Best of luck to you and Finn!

--Lindsay

Lindsay, with Lumi & Laddie said...

A: I will have to videotape it sometime to show you what I mean!

L: That would be great. You do a nice joy on your videos.

A: I put him on a heel position, sit, stay/wait, "mark", give him praise for waiting and looking at me for direction.

L: I'd suggest that you do not encourage him to look at you. You want him looking at the thrower, and then when the mark is thrown, looking in the direction of the fall until you send him. It can be difficult to untrain his looking at you, so I suggest that start sending him quickly for awhile, before he gets a chance to look at you, and then slowly let him sit a little longer before you send him. Eventually, you'll want to use a random but typically long wait before the release, so he can't anticipate it, but it's more important now that he keep his focus on that mark.

A: Then I say "Take" and off he goes to bring the bumper back!

L: It's a joy to work with a motivated dog, congratulations! In American field sports, most trainers release the dog to run to the mark by quietly saying the dog's name, in your case, "Finn". (For blinds, you say "Back", but for marks, you say the dog's name.) Remember that it's not a cue or command, it's just a release, so it's not necessary to say it loudly as you sometimes hear trainers do. The dog is already on a hairtrigger to go, you're just letting him go. Don't move your body or hand as you see me doing, especially in my earlier videos. Just stand still and release the dog with your voice. Quiet handling is good.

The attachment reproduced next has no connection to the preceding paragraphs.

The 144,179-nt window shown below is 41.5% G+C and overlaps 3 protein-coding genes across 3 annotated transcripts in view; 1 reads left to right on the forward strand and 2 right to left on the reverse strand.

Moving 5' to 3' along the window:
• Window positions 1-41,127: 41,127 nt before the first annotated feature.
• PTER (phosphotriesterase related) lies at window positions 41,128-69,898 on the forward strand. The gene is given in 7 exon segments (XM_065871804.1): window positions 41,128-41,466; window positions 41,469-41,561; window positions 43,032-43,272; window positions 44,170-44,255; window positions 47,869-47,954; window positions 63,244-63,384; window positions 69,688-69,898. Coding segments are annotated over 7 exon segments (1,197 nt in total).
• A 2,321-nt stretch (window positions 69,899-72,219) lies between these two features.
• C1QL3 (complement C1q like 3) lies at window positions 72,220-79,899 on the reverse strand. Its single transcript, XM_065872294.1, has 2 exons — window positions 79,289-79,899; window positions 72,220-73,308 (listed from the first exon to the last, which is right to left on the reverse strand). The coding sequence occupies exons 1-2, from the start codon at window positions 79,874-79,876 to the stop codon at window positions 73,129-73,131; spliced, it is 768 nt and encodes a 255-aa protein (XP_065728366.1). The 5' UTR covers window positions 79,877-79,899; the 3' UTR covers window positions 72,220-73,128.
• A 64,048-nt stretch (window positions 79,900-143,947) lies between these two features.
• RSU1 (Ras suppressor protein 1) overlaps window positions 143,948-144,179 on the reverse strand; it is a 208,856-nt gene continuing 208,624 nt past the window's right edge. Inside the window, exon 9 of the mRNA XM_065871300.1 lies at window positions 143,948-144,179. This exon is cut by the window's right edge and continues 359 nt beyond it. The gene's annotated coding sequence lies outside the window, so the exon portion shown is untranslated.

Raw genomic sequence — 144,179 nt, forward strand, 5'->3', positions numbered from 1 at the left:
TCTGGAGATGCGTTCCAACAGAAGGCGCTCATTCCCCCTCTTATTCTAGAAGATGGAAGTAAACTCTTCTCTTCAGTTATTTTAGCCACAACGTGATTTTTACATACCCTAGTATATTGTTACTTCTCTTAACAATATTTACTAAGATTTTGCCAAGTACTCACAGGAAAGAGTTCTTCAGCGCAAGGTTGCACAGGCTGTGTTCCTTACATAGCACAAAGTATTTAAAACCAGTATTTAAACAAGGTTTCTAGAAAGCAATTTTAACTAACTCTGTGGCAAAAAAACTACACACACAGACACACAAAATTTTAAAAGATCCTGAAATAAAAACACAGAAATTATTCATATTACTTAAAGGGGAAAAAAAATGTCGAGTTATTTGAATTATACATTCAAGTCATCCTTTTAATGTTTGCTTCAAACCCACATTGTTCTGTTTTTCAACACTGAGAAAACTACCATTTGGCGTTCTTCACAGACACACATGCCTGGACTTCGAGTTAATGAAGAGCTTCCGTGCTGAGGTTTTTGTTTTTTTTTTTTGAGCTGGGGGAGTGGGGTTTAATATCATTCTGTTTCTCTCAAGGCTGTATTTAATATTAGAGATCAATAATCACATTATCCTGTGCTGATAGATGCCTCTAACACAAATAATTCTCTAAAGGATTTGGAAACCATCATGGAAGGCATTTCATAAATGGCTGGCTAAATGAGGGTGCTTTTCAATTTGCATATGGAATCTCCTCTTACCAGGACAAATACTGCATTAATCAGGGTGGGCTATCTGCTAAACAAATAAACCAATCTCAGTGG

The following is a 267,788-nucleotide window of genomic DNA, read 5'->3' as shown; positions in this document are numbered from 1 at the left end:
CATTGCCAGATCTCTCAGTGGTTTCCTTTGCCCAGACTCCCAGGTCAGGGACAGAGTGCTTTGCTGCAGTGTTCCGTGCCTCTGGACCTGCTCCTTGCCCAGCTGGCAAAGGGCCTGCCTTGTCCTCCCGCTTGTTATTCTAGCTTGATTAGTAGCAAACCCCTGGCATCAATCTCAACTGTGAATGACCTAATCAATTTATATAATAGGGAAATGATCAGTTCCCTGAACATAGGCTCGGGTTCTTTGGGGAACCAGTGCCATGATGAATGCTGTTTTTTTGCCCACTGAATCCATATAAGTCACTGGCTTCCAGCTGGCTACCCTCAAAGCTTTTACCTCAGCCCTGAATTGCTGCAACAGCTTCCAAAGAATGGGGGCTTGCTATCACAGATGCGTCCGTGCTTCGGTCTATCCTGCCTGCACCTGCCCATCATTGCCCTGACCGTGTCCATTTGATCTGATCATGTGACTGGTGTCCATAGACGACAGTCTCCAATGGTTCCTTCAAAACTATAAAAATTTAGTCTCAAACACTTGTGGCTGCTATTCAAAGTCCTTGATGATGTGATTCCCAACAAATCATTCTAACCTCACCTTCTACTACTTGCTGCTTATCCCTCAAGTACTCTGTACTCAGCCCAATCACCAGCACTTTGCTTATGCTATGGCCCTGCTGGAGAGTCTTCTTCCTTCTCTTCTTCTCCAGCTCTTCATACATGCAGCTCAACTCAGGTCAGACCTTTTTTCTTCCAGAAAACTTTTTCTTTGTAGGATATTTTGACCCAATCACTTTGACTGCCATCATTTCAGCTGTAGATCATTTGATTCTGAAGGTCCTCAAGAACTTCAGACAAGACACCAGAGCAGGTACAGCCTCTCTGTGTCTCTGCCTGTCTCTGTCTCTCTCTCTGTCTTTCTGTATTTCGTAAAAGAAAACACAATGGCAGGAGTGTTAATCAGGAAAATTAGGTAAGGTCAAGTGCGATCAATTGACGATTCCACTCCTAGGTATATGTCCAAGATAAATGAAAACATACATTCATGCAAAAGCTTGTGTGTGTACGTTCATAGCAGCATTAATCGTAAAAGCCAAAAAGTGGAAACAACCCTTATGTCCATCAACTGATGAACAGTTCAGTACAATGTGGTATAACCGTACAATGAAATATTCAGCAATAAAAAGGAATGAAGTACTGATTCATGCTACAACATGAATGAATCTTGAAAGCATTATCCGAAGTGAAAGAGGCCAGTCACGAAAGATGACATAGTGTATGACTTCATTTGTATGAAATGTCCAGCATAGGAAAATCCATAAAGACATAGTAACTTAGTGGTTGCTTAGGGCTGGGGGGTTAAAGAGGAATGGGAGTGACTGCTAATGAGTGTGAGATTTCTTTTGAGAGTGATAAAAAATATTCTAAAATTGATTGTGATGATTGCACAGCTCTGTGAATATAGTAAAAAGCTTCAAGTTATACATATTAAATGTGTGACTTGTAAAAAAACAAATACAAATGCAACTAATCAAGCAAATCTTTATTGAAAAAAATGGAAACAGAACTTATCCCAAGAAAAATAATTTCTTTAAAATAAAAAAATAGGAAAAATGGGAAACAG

I'm surprised that Finn is "steady" at such a young age, that is, that he waits to be released before taking off. That's good.

A: He drops the bumpers on my hand! He also is learning that "Here" means come back to me.

L: I addressed the delivery in my previous comment. I'm glad he's learning "Here". I guess you mean you used to use a different recall word. Anyway, again, remember that recall is probably the single most important skill, you can't train anything else without that.

A: I praise him for holding the object "good hold"

L: I tend to take a theoretical view of dog training, so I hope you won't mind my mentioning a theoretical point about praise.

A "reinforcer" is any outcome that causes the preceding behavior to increase. In that sense, praise can indeed be a reinforcer. But praise is what's called a secondary or conditioned reinforcer, also known as a bridge. The dog isn't working for praise, he's working for what he's learned praise predicts, treats or petting, toys or play, something that required no learning to act as a primary reinforcer.

For that reason, praise used alone will eventually become ineffective as a reinforcer. You might think of praise as a statement from you that something good might follow, and make that true as often as necessary to keep praise working.

A: He does this in the house with delight. He is 10 months old now! WE take are CGC test tomorrow morning at 9:15AM! Cheers!

L: Best of luck on the CGC, Aiko and Finn!

Aiko said...
This comment has been removed by the author.
Aiko said...

Hi, Lindsay. I deleted my other comment.

Okay, I will teach Finn to hold the object while in sit. This will be interesting but I think he will probably do this just fine. He has a very high aptitude for learning and I can tell when he wags his tail when "he gets it". Is it too much to teach him the swing finish and sit while holding the object? Finn knows now understands that giving the object is a good thing (he waits to retrieve more). I reinforce with another retrieve.